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Tunisia Islamist party says first post-revolution local elections to be delayed

The first post-revolution municipal elections were scheduled for December [Getty]

Date of publication: 17 September, 2017

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The head of Tunisia's Islamist party Ennahda party has said the country's first municipal elections since the 2011 revolution scheduled for December have been postponed until 2018.

The head of Tunisia's Islamist Ennahda party on Sunday said the country's first post-revolution municipal polls due in December would be postponed, probably until March next year.

Rached Ghannouchi told private Shems FM radio: "We were not favourable to a postponement of the municipal elections but there are objective reasons for a delay."

He said that the electoral commission was expected to announce a new date on Monday and the polls would "probably" be held in March 2018.

There was no official confirmation of Ghannouchi's remarks.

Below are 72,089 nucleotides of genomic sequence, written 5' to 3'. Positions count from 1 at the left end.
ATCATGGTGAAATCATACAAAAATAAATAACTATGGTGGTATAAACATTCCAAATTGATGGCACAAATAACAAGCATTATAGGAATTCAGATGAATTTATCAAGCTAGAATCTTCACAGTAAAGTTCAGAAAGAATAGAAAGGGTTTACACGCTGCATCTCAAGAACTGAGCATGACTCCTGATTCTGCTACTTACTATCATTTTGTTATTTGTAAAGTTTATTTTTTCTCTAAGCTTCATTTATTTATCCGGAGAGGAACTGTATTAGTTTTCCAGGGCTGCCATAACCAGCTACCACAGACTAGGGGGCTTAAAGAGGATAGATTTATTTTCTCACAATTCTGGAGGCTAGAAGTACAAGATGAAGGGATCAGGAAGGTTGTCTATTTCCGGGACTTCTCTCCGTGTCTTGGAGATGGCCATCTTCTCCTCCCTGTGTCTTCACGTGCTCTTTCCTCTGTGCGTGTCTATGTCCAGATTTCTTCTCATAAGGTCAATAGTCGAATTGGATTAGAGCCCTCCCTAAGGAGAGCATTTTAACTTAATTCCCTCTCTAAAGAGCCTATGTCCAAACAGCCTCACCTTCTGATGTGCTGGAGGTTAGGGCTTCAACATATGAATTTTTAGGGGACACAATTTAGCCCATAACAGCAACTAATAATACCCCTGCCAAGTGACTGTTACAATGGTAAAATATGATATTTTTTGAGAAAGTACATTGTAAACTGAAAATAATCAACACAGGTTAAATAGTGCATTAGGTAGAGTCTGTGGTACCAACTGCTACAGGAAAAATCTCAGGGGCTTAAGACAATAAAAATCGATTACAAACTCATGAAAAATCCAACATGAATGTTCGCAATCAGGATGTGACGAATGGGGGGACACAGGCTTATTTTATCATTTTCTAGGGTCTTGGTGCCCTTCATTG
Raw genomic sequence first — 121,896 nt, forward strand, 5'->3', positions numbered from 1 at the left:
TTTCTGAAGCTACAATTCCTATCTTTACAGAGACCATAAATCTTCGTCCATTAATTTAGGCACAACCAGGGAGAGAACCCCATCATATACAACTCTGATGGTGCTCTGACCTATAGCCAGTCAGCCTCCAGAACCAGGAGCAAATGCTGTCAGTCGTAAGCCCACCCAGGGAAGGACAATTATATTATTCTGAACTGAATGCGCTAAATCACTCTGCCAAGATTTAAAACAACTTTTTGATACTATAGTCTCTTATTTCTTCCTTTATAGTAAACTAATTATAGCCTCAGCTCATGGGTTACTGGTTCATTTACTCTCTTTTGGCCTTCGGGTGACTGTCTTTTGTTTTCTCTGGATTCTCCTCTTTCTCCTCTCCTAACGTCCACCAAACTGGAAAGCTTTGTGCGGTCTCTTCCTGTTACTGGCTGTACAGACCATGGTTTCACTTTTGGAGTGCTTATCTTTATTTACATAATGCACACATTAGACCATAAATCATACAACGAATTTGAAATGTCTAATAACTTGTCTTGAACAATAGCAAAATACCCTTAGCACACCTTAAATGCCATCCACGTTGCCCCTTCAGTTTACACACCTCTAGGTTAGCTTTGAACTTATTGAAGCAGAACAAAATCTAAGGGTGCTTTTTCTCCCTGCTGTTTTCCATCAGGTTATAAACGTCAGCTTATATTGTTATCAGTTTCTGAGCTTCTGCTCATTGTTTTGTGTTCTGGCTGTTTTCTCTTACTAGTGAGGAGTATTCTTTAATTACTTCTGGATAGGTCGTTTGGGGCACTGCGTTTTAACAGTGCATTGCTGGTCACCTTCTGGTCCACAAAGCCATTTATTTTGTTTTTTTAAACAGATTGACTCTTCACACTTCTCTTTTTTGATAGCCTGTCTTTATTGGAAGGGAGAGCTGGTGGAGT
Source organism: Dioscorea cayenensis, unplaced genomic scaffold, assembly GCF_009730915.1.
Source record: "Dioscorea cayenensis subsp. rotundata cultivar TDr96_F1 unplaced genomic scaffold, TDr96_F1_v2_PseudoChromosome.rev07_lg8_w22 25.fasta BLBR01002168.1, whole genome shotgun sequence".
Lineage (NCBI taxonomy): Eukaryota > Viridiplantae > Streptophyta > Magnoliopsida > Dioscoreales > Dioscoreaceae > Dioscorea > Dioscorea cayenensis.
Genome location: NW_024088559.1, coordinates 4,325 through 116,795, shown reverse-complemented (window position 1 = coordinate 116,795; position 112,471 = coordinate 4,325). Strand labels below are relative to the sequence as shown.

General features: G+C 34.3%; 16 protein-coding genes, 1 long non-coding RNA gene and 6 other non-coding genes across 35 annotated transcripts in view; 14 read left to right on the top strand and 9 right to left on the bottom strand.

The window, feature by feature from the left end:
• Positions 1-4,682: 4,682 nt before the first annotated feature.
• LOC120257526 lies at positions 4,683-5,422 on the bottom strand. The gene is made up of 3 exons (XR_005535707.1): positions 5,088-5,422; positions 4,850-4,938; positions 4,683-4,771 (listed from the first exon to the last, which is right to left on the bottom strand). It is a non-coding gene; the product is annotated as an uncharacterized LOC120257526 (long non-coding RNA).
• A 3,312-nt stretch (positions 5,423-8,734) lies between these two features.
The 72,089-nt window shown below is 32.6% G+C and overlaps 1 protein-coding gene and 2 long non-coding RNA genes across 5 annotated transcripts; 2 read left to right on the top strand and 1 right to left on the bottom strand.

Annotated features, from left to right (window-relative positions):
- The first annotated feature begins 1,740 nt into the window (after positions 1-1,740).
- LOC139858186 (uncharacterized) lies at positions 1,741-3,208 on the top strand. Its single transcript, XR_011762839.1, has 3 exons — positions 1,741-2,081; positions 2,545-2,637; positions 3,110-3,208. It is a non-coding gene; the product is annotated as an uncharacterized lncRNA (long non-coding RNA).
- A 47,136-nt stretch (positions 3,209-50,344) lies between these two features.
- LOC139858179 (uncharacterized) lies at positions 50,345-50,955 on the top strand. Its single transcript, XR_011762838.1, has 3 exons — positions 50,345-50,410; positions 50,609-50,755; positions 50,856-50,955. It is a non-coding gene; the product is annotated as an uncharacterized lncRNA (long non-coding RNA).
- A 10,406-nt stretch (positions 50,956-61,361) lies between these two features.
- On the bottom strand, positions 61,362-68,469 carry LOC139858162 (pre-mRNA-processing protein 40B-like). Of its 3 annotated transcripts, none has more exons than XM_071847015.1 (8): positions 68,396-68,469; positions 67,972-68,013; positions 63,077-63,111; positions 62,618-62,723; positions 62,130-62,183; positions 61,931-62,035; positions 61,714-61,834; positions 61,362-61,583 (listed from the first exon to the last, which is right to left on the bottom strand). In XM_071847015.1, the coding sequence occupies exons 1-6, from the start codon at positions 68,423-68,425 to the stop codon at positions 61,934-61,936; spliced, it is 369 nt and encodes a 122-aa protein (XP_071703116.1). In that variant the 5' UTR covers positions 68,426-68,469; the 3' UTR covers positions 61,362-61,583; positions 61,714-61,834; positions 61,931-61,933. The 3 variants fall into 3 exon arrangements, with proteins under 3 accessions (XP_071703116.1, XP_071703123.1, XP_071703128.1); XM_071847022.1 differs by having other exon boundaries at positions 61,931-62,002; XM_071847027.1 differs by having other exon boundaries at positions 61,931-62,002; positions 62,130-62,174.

The electoral commission had said Tunisia's first municipal polls since the 2011 revolution would be held on December 17.

The date had been agreed in consultation with the government, political parties and civil society groups, electoral chief Chafik Sarsar said in April.

But a month later Sarsar announced his resignation, saying he was unable to "work independently and impartially". His deputy and another member of the commission also quit.

Ennahda is the ally of Nidaa Tounes, the party founded by President Beji Caid Essebsi, in the current Tunisian government, and together the two parties dominate parliament.

Tunisia has been praised for a relatively democratic transition since the 2011 revolution that overthrew longtime dictator Zine El Abidine Ben Ali which set off the Arab Spring uprisings.

Despite the popular revolt, Tunisians have not yet had a chance to vote for local representatives.

After the revolution, local governments were disbanded and replaced with special delegations that were meant to be temporary.

The municipal polls are expected to consolidate the country's political transition, after the adoption of a new constitution and the 2014 legislative and presidential polls.

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